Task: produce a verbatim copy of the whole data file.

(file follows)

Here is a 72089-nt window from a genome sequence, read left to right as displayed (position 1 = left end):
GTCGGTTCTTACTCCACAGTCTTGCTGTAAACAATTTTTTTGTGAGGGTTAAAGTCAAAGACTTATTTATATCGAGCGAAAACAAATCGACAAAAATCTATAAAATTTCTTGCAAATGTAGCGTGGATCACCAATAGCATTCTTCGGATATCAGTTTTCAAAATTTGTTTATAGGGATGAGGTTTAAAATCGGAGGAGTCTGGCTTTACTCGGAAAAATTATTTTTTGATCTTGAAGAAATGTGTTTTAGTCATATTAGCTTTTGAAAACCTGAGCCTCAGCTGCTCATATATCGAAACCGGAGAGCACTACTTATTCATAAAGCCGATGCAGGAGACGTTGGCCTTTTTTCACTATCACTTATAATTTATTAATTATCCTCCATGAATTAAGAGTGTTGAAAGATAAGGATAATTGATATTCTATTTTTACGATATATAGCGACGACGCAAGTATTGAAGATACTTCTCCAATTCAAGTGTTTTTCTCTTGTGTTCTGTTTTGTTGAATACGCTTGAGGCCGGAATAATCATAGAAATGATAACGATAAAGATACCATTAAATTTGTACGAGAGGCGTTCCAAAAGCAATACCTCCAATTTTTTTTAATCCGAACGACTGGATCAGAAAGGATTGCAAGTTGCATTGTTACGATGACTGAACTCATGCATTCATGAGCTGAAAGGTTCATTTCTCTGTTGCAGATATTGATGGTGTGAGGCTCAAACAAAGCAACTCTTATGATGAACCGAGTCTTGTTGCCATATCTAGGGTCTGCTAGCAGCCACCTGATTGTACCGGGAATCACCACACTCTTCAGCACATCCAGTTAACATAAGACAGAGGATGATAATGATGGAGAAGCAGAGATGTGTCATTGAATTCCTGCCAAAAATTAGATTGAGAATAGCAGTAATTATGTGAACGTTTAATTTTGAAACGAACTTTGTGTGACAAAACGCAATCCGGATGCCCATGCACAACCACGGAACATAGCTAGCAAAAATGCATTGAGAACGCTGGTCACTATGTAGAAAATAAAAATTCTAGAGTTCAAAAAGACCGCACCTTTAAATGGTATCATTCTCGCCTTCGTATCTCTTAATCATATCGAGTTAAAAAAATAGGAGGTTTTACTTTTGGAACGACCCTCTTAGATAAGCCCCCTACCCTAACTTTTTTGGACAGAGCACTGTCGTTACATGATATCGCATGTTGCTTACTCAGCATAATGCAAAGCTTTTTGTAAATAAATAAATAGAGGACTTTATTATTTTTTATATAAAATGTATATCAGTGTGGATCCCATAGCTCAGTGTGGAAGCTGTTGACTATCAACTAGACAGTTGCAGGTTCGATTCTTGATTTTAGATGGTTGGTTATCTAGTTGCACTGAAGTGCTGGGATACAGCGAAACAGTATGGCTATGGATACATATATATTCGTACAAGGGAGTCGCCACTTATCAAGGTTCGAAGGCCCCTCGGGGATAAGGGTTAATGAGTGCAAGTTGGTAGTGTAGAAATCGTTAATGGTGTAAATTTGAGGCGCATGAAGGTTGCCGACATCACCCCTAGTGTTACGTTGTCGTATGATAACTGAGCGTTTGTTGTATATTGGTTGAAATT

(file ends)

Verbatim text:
Here is a 72089-nt window from a genome sequence, read left to right as displayed (position 1 = left end):
GTCGGTTCTTACTCCACAGTCTTGCTGTAAACAATTTTTTTGTGAGGGTTAAAGTCAAAGACTTATTTATATCGAGCGAAAACAAATCGACAAAAATCTATAAAATTTCTTGCAAATGTAGCGTGGATCACCAATAGCATTCTTCGGATATCAGTTTTCAAAATTTGTTTATAGGGATGAGGTTTAAAATCGGAGGAGTCTGGCTTTACTCGGAAAAATTATTTTTTGATCTTGAAGAAATGTGTTTTAGTCATATTAGCTTTTGAAAACCTGAGCCTCAGCTGCTCATATATCGAAACCGGAGAGCACTACTTATTCATAAAGCCGATGCAGGAGACGTTGGCCTTTTTTCACTATCACTTATAATTTATTAATTATCCTCCATGAATTAAGAGTGTTGAAAGATAAGGATAATTGATATTCTATTTTTACGATATATAGCGACGACGCAAGTATTGAAGATACTTCTCCAATTCAAGTGTTTTTCTCTTGTGTTCTGTTTTGTTGAATACGCTTGAGGCCGGAATAATCATAGAAATGATAACGATAAAGATACCATTAAATTTGTACGAGAGGCGTTCCAAAAGCAATACCTCCAATTTTTTTTAATCCGAACGACTGGATCAGAAAGGATTGCAAGTTGCATTGTTACGATGACTGAACTCATGCATTCATGAGCTGAAAGGTTCATTTCTCTGTTGCAGATATTGATGGTGTGAGGCTCAAACAAAGCAACTCTTATGATGAACCGAGTCTTGTTGCCATATCTAGGGTCTGCTAGCAGCCACCTGATTGTACCGGGAATCACCACACTCTTCAGCACATCCAGTTAACATAAGACAGAGGATGATAATGATGGAGAAGCAGAGATGTGTCATTGAATTCCTGCCAAAAATTAGATTGAGAATAGCAGTAATTATGTGAACGTTTAATTTTGAAACGAACTTTGTGTGACAAAACGCAATCCGGATGCCCATGCACAACCACGGAACATAGCTAGCAAAAATGCATTGAGAACGCTGGTCACTATGTAGAAAATAAAAATTCTAGAGTTCAAAAAGACCGCACCTTTAAATGGTATCATTCTCGCCTTCGTATCTCTTAATCATATCGAGTTAAAAAAATAGGAGGTTTTACTTTTGGAACGACCCTCTTAGATAAGCCCCCTACCCTAACTTTTTTGGACAGAGCACTGTCGTTACATGATATCGCATGTTGCTTACTCAGCATAATGCAAAGCTTTTTGTAAATAAATAAATAGAGGACTTTATTATTTTTTATATAAAATGTATATCAGTGTGGATCCCATAGCTCAGTGTGGAAGCTGTTGACTATCAACTAGACAGTTGCAGGTTCGATTCTTGATTTTAGATGGTTGGTTATCTAGTTGCACTGAAGTGCTGGGATACAGCGAAACAGTATGGCTATGGATACATATATATTCGTACAAGGGAGTCGCCACTTATCAAGGTTCGAAGGCCCCTCGGGGATAAGGGTTAATGAGTGCAAGTTGGTAGTGTAGAAATCGTTAATGGTGTAAATTTGAGGCGCATGAAGGTTGCCGACATCACCCCTAGTGTTACGTTGTCGTATGATAACTGAGCGTTTGTTGTATATTGGTTGAAATT